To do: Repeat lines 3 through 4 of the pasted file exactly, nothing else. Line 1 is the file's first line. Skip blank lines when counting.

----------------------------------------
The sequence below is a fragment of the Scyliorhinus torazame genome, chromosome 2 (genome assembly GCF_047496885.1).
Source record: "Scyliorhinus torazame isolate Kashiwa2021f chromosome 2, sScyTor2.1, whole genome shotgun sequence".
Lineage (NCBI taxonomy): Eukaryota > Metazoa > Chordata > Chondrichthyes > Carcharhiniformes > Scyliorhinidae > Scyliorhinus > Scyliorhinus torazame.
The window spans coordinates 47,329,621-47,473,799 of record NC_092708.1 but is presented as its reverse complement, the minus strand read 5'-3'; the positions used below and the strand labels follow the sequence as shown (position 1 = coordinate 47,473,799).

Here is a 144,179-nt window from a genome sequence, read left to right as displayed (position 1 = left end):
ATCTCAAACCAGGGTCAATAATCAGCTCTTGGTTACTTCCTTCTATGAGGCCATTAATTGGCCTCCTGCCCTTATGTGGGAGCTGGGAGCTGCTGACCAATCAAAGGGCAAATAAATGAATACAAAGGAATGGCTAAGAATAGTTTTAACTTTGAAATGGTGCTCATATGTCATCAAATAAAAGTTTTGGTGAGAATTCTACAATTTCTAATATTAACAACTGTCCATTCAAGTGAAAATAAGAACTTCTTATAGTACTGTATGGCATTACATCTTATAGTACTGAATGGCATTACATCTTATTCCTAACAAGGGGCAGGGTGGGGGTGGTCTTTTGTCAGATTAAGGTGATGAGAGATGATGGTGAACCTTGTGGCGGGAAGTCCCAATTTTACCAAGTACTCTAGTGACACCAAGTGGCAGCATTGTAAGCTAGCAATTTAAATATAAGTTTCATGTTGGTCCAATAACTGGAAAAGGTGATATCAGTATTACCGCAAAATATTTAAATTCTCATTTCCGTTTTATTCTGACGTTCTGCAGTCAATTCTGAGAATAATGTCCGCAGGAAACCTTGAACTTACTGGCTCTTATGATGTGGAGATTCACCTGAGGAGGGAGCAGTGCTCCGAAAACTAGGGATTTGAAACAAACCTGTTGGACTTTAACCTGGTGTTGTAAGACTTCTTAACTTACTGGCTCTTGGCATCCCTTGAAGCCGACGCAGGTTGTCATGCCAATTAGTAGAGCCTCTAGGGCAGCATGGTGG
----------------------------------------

Lineage (NCBI taxonomy): Eukaryota > Metazoa > Chordata > Chondrichthyes > Carcharhiniformes > Scyliorhinidae > Scyliorhinus > Scyliorhinus torazame.
The window spans coordinates 47,329,621-47,473,799 of record NC_092708.1 but is presented as its reverse complement, the minus strand read 5'-3'; the positions used below and the strand labels follow the sequence as shown (position 1 = coordinate 47,473,799).